Some challenges are great and some are smaller. Finding the time and resources to assist a person with dementia (or any person receiving aged care in the home) with pet care is not a primary (funded) task for care workers. Some organisations may be able to do this better than others – some will find it easier to match pet-friendly care workers with pet-owning clients; some will find the additional resources to assist, to a greater or lesser extent. It may be that it is a matter that needs a community response and identification of other service providers – voluntary or paid; human welfare or animal welfare – to fill the gap in helping people with pet care.

Meanwhile, there may be some relatively simple actions that could be useful in assisting a person with dementia with pet care.

Critical is identifying that pet ownership is a significant attachment and needs to be considered in person-centred care planning at the outset. Whether or not it will be possible for the care planning team to meet those needs does not discount the importance of its consideration.

Planning is the key: planning for the daily care of the animal; the weekly care; the monthly care; the yearly care; the future care. When there is a documented list of what needs to be done, when, how and by whom, there is a greater chance that it will be done – and when contingency plans are in place, ‘emergencies’ are manageable.

Animal Care Plan
For the person, an animal care plan supports routine; self-sufficiency; self-worth and meaningful activity. For the animal, it supports their health and welfare (and animals also benefit from routine). For caregivers, it makes assisting the pet-owner with pet care so much easier.

At the outset, it is important to make sure the animal is desexed, microchipped, and registered. If the pet is not desexed, this will lead to behavioural problems in the animal and unwanted litters of puppies or kittens. Microchipping and registration are legal requirements (under the Companion Animals Act) and ensure that lost pets can be reunited with their owners. All these important papers, plus other vet documents such as vaccination certificates, should be kept in one secure file.

Annual vaccination is an important part of contingency planning, as most boarding facilities/kennels require evidence of current vaccination before an animal will be accepted for boarding.

A list of emergency contacts – for veterinary care and for emergency boarding – should be kept on file and by the phone. Contingency arrangements (e.g. boarding; neighbour to care for pet) for temporary care should be documented, as well as arrangements for permanent care should the person no longer be able to care for their pet (e.g. permanent placement with family member; rehoming; pound or shelter). For more information see our factsheet Planning for Your Cat.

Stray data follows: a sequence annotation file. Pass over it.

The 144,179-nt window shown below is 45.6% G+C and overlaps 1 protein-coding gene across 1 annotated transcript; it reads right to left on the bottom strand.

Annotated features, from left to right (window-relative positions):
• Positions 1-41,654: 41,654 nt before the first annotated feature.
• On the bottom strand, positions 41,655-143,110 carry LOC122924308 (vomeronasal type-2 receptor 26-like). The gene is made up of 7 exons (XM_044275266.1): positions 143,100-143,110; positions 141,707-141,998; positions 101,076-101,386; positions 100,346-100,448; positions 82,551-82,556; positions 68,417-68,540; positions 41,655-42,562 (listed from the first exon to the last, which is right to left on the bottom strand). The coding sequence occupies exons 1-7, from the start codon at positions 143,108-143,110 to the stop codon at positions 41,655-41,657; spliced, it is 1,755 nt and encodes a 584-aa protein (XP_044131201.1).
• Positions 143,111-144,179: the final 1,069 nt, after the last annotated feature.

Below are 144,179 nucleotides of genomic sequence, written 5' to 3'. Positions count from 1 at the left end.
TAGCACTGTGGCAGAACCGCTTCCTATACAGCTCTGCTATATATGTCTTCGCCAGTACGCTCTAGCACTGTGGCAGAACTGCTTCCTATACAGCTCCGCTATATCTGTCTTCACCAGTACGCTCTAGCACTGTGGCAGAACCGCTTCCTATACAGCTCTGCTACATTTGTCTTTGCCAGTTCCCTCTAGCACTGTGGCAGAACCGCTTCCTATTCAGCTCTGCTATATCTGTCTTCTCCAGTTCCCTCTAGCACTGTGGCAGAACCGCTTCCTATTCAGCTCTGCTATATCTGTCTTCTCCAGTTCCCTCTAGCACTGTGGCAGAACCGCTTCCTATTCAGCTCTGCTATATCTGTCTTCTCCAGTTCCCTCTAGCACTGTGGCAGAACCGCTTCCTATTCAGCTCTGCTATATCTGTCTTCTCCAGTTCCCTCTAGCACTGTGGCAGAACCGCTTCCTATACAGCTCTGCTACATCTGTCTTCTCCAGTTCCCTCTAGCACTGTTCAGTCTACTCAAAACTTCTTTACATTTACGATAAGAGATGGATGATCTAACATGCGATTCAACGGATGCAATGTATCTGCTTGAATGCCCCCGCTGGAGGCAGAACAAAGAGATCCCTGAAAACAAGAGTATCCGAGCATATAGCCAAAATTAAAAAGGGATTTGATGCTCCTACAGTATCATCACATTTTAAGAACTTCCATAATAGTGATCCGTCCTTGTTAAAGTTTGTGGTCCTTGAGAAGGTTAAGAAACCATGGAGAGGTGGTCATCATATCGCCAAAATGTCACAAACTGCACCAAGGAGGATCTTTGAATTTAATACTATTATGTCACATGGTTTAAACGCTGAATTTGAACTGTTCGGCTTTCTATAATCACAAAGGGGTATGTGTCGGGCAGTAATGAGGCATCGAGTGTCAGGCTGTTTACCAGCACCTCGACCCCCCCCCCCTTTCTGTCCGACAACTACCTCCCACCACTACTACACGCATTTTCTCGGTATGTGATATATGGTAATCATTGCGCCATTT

All pet items including food, flea & worm treatments, grooming implements, etc. should be stored in one secure place with perhaps a picture of the pet on the outside to indicate where it is. Depending on the person’s cognitive capacity, this storage may need to be locked.

Signs/pictures reminding to ‘close the gate’ should be placed on any gates outside the property; similarly ‘close the door’ inside.

The care plan should be simple and include:

  • A daily health care chart noting what needs to be done on a daily basis (food, water, walks for dogs, disposing of droppings from garden/litter box)
  • Weekly – kitty litter change; check collar & lead are in good condition
  • Monthly – flea and worm treatment; grooming (may need to be more frequent depending on breed)
  • Yearly – vet check up and vaccinations

For a sample care chart, see our factsheet Assisting with Pet Care.

In an ideal situation where the care recipient has a good network of friends, neighbours, or relatives, these people could be put on a roster to assist with pet care. They should be made familiar with the requirements of the health care plan and know where the pet/s’ documents and supplies are stored, and then they can actively engage with the pet owner in ensuring the best possible outcomes for the person and their pet.

The Cat Protection Society of NSW gratefully acknowledges the support of the Australian Government Department of Health and Ageing for funding assistance with the Pets and Community Care Pilot Program.

While all care has been taken in preparing this document, it is intended to provide general information only and should not be taken as constituting professional advice. Mention of a product or business does not mean endorsement by Cat Protection.